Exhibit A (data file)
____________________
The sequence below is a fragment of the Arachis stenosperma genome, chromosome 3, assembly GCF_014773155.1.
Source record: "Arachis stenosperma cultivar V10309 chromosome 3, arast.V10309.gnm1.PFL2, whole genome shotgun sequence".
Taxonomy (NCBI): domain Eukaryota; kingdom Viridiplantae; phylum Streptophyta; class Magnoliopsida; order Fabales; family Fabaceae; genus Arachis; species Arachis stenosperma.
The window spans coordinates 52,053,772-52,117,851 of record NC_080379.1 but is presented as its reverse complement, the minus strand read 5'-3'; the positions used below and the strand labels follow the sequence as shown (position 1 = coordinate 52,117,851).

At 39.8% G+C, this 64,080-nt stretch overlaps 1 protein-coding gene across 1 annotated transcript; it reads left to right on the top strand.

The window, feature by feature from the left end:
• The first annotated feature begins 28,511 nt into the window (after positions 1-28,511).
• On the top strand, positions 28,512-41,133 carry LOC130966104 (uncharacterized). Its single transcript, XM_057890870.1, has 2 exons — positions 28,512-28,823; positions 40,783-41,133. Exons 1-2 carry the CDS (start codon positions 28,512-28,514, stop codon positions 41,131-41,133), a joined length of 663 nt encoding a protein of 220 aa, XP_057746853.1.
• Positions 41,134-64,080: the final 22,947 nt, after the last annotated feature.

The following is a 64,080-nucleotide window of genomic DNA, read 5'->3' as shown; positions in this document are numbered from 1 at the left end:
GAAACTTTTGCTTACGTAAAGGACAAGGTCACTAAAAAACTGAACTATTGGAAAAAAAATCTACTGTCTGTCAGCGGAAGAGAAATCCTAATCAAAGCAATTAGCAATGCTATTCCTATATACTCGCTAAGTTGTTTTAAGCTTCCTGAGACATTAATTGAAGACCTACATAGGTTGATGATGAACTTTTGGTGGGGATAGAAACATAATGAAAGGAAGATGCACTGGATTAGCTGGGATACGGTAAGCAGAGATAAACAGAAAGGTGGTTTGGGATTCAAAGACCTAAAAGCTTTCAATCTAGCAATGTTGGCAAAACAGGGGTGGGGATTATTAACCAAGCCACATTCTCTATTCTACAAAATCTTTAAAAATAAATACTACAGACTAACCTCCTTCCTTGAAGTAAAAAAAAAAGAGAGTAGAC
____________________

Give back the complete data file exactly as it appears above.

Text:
The sequence below is a fragment of the Arachis stenosperma genome, chromosome 3, assembly GCF_014773155.1.
Source record: "Arachis stenosperma cultivar V10309 chromosome 3, arast.V10309.gnm1.PFL2, whole genome shotgun sequence".
Taxonomy (NCBI): domain Eukaryota; kingdom Viridiplantae; phylum Streptophyta; class Magnoliopsida; order Fabales; family Fabaceae; genus Arachis; species Arachis stenosperma.
The window spans coordinates 52,053,772-52,117,851 of record NC_080379.1 but is presented as its reverse complement, the minus strand read 5'-3'; the positions used below and the strand labels follow the sequence as shown (position 1 = coordinate 52,117,851).

At 39.8% G+C, this 64,080-nt stretch overlaps 1 protein-coding gene across 1 annotated transcript; it reads left to right on the top strand.

The window, feature by feature from the left end:
• The first annotated feature begins 28,511 nt into the window (after positions 1-28,511).
• On the top strand, positions 28,512-41,133 carry LOC130966104 (uncharacterized). Its single transcript, XM_057890870.1, has 2 exons — positions 28,512-28,823; positions 40,783-41,133. Exons 1-2 carry the CDS (start codon positions 28,512-28,514, stop codon positions 41,131-41,133), a joined length of 663 nt encoding a protein of 220 aa, XP_057746853.1.
• Positions 41,134-64,080: the final 22,947 nt, after the last annotated feature.

The following is a 64,080-nucleotide window of genomic DNA, read 5'->3' as shown; positions in this document are numbered from 1 at the left end:
GAAACTTTTGCTTACGTAAAGGACAAGGTCACTAAAAAACTGAACTATTGGAAAAAAAATCTACTGTCTGTCAGCGGAAGAGAAATCCTAATCAAAGCAATTAGCAATGCTATTCCTATATACTCGCTAAGTTGTTTTAAGCTTCCTGAGACATTAATTGAAGACCTACATAGGTTGATGATGAACTTTTGGTGGGGATAGAAACATAATGAAAGGAAGATGCACTGGATTAGCTGGGATACGGTAAGCAGAGATAAACAGAAAGGTGGTTTGGGATTCAAAGACCTAAAAGCTTTCAATCTAGCAATGTTGGCAAAACAGGGGTGGGGATTATTAACCAAGCCACATTCTCTATTCTACAAAATCTTTAAAAATAAATACTACAGACTAACCTCCTTCCTTGAAGTAAAAAAAAAAGAGAGTAGAC